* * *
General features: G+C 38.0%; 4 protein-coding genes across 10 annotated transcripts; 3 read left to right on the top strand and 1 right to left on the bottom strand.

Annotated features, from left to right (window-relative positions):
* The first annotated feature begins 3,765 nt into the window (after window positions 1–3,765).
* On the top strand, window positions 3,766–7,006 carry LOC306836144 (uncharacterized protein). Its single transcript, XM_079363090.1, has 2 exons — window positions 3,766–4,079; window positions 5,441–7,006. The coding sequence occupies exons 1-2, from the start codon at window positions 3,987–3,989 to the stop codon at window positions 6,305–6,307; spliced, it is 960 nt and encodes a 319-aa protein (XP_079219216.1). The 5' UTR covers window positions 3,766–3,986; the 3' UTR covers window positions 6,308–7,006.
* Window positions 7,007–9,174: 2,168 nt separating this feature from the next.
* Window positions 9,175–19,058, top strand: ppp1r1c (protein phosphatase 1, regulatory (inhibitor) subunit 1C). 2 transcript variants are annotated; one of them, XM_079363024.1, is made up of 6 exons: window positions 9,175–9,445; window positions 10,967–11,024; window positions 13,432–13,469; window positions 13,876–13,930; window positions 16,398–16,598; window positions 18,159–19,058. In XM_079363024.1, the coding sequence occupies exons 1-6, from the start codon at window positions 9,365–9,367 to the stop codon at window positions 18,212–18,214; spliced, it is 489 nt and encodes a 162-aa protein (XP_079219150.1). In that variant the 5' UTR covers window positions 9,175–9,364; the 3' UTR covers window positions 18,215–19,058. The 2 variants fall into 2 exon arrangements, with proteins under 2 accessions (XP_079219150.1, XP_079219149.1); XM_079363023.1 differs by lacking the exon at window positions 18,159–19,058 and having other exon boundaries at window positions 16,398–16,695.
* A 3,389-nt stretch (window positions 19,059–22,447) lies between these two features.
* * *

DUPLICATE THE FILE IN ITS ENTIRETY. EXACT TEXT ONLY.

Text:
General features: G+C 38.0%; 4 protein-coding genes across 10 annotated transcripts; 3 read left to right on the top strand and 1 right to left on the bottom strand.

Annotated features, from left to right (window-relative positions):
* The first annotated feature begins 3,765 nt into the window (after window positions 1–3,765).
* On the top strand, window positions 3,766–7,006 carry LOC306836144 (uncharacterized protein). Its single transcript, XM_079363090.1, has 2 exons — window positions 3,766–4,079; window positions 5,441–7,006. The coding sequence occupies exons 1-2, from the start codon at window positions 3,987–3,989 to the stop codon at window positions 6,305–6,307; spliced, it is 960 nt and encodes a 319-aa protein (XP_079219216.1). The 5' UTR covers window positions 3,766–3,986; the 3' UTR covers window positions 6,308–7,006.
* Window positions 7,007–9,174: 2,168 nt separating this feature from the next.
* Window positions 9,175–19,058, top strand: ppp1r1c (protein phosphatase 1, regulatory (inhibitor) subunit 1C). 2 transcript variants are annotated; one of them, XM_079363024.1, is made up of 6 exons: window positions 9,175–9,445; window positions 10,967–11,024; window positions 13,432–13,469; window positions 13,876–13,930; window positions 16,398–16,598; window positions 18,159–19,058. In XM_079363024.1, the coding sequence occupies exons 1-6, from the start codon at window positions 9,365–9,367 to the stop codon at window positions 18,212–18,214; spliced, it is 489 nt and encodes a 162-aa protein (XP_079219150.1). In that variant the 5' UTR covers window positions 9,175–9,364; the 3' UTR covers window positions 18,215–19,058. The 2 variants fall into 2 exon arrangements, with proteins under 2 accessions (XP_079219150.1, XP_079219149.1); XM_079363023.1 differs by lacking the exon at window positions 18,159–19,058 and having other exon boundaries at window positions 16,398–16,695.
* A 3,389-nt stretch (window positions 19,059–22,447) lies between these two features.